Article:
Sooo…about those New Year’s Resolutions. Though most of us have the most noble of intentions, not to mention dedicated wallets (Americans will spend a projected $5.6 billion this year on resolution-related stuff and services), the statistics are grim: 75 percent of us ditch our goals to become fitter and healthier, all by the second week of January. For intentions that are born with the brightest of hope, the reality is downright depressing.
We’re here to combat these dismal trends by offering 12 low-to-no-cost (and, more importantly, achievable) ways to stay healthy and well throughout the year. Mind you, these are not the secrets to losing 20 pounds in 20 days or reaching a higher state of being during your lunch break. Instead, we’ve discovered little ways to tweak your days (and nights) that yield a high impact when it comes to getting — and staying — healthy.
Because, as it turns out, the road to fitness or even a feel-good you isn’t paved with grueling bootcamp workouts or perfecting a six-minute mile; it’s about innovative ways to carve out pockets of time in even the most hectic of days and treat our bodies and brains. The result? A leaner, clearer-minded you without the burden (or potential disappointment) of having to meet lofty goals. Read on for R29's month-by-month guide to a fitter, happier, healthier you.
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January: Go TV-Free
No matter how you slice it, TV is a horrible motivator when it comes to exercise — and we're not just talking about those cupcake shows, either. A University of Alberta study showed that the hysterical and grueling workouts in weight-loss TV shows not only failed to motivate viewers to exercise more, it turned them off to the whole idea completely. So if you're watching The Biggest Loser in hopes of motivating your own workouts, you're more likely to avoid the gym in general.
Rather than forming your goals and motivations around the miracle transformations seen on TV, the study's researcher, Tanya Berry, suggests recalibrating expectations to yield more attainable results. “When you start exercising, you might not be losing weight, but you lose the visceral fat — the fat that packed around the internal organs — and that’s the dangerous fat," she says. "The stuff we find unattractive, the subcutaneous fat, isn’t necessarily unhealthy. It just doesn’t look good. If you start exercising, the first fat you lose is the internal stuff that is dangerous, but you don’t see that, so you still see a muffin top. People may quit because they think they may not be achieving anything. But, they’re achieving huge things for their health — even if it’s not quite as obvious.”
In short, Berry reminds us what TV programming won’t: “The simple message, if you want to see positive benefits, is do a little bit [of physical activity] and once that’s easy, do a little bit more.” Yet another reason to flip the switch, if only for a month.
February: Do A Drink Swap
Americans between the ages of 20 and 39 consume 336 calories a day in sugary drinks — that’s more than 15 percent of one’s daily calories. It’s not hard to figure out why: with an ever-expanding array of tasty non-alcoholic beverages on the market, it’s becoming increasingly hard to nix bottled teas, juices, flavored waters, energy drinks, sports drinks, and smoothies (whew!) in favor of calorie-less, sugar-less, flavor-less... water. Excuse us if we're not exactly salivating.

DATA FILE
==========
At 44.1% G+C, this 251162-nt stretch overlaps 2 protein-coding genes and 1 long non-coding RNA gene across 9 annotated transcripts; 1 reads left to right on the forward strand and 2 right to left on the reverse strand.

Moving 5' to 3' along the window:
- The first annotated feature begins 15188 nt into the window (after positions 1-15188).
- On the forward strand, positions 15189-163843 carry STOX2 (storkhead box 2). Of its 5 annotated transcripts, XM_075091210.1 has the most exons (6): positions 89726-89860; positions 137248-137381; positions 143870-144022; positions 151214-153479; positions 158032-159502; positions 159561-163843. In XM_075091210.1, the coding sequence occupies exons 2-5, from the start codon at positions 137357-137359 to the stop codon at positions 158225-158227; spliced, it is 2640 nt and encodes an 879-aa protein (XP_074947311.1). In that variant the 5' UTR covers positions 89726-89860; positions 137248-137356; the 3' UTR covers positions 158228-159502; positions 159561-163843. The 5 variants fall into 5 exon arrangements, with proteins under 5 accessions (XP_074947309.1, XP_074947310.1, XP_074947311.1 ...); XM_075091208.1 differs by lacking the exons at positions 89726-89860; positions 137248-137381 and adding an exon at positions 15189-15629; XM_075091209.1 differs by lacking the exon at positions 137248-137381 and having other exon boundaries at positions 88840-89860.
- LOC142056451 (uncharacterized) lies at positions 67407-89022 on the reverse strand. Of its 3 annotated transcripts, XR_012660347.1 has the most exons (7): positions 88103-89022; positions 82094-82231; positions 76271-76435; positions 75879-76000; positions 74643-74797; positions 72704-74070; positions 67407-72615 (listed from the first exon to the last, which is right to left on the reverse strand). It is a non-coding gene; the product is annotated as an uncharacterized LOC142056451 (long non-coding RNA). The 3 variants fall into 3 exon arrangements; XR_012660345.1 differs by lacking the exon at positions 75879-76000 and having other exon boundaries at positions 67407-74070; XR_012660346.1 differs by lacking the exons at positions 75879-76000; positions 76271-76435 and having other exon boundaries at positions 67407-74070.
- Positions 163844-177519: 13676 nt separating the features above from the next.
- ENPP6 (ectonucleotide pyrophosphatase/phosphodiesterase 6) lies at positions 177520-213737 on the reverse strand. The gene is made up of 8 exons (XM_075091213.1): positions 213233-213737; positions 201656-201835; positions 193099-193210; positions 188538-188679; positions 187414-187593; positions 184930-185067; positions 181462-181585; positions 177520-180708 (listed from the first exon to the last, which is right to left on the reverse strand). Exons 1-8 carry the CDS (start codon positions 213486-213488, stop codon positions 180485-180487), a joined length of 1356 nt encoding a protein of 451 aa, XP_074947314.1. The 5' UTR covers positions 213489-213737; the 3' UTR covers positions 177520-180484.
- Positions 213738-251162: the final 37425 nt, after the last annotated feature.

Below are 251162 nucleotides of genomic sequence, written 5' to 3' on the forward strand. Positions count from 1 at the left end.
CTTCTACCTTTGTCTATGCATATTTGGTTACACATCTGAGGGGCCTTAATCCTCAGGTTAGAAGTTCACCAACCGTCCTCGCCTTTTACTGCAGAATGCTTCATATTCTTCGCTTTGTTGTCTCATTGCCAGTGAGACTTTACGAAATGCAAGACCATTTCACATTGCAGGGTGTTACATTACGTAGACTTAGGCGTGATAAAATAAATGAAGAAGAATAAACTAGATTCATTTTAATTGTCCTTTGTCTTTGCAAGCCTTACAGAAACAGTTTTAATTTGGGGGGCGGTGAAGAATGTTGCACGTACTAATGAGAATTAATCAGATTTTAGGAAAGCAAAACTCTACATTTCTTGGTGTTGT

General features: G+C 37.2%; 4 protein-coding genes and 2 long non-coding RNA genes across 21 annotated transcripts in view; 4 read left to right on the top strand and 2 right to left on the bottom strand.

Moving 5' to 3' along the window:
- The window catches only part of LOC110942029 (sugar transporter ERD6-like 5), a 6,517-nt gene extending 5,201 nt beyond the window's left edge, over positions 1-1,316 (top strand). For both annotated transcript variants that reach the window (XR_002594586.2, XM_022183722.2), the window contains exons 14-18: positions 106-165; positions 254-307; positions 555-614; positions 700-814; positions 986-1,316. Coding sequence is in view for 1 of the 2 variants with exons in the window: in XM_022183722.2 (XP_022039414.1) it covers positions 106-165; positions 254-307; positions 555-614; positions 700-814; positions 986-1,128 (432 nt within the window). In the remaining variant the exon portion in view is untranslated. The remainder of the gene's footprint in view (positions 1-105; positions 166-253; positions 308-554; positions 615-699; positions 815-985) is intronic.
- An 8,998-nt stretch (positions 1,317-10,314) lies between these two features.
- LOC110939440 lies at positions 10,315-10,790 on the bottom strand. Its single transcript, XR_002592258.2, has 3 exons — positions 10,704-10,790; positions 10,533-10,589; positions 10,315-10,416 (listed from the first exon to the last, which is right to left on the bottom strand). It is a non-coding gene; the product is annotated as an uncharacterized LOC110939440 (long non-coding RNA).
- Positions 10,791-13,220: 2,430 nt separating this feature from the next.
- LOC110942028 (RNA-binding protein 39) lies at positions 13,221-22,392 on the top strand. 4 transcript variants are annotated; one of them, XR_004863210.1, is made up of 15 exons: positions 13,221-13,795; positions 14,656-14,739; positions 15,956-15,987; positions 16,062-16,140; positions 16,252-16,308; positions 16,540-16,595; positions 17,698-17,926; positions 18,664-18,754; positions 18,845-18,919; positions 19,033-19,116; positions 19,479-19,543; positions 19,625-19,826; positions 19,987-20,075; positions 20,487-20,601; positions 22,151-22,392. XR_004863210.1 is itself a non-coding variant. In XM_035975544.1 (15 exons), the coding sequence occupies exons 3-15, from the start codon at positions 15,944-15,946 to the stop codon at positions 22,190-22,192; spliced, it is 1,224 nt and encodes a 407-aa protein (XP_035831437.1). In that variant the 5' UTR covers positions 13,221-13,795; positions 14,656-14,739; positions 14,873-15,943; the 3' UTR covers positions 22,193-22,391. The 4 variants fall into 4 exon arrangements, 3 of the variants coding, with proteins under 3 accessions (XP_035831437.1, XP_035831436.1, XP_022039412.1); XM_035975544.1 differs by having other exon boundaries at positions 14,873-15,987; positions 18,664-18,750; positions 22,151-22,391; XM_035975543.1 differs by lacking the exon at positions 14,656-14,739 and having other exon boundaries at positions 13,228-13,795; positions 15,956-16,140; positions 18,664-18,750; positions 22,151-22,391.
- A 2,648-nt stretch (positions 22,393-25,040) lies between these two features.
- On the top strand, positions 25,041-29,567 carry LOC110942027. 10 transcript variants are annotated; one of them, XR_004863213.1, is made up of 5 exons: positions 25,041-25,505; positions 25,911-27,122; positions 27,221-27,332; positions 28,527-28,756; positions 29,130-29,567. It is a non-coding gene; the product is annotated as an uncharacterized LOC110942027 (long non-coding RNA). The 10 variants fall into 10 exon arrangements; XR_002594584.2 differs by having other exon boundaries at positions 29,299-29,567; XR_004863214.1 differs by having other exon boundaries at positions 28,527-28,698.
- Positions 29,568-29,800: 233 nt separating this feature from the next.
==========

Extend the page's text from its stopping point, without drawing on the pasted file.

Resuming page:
If you can't get into guzzling H2O, cut nearly 100 grams of sugar out of your daily diet and still find the flavor you want with these satisfying swaps. Craving a fizzy, flavor-packed drink tinged with sweet and sour? Switch your soda for a kombucha or chia seed drink, which has up to 50 grams less sugar per 16oz bottle. While juice blends and pre-made smoothies can seem super healthy (hey, some of it’s green!), fruit juice can be a deceptively high source of sugar. Odwalla Superfood, for example, packs 37 grams per serving, while whipping up your own concoction of cucumber, celery, watercress, lemon, ginger, and cayenne will wield only 6 grams of sugar.
Finally, if you’re in desperate need of an energy surge, swap the Red Bull, Monsters, and energy shots — or even coffee, for that matter — for a stimulant tea (like greens, whites, blacks) or yerba mate shots. They have little to no sugar, plus they pack antioxidants and polyphenols, which can help protect damaged cells. In the short term, you'll feel better; keep up the habit, and you could slow down the aging process for years to come.
March: Get Lean And Strong (Without Lifting Weights)
A hectic schedule is the kryptonite of a regular workout routine. With vacations, holiday schedules, and life getting in the way, it can become bafflingly easy to fall off the exercise wagon —and crazy
hard to get back on. Combat the phenomenon (and the shame spiral it inevitably inspires) by learning these do-'em-anywhere muscle-strengthening exercises that require only your body as resistance (and a few minutes a day) to keep strong—no matter how hectic your schedule gets:
Reknowned yoga teacher and May I Be Happy
author Cyndi Lee suggests trying easy yet effective poses like Twists
(which tone the waist hips and neck and help detox the organs) and Locust Pose
(which builds strength in thighs, buttocks, and the lower back).
And, believe it or not, planking isn't just an old Internet fad. Chantill Lopez, Pilates teacher and educational director and author of Moving Beyond Technique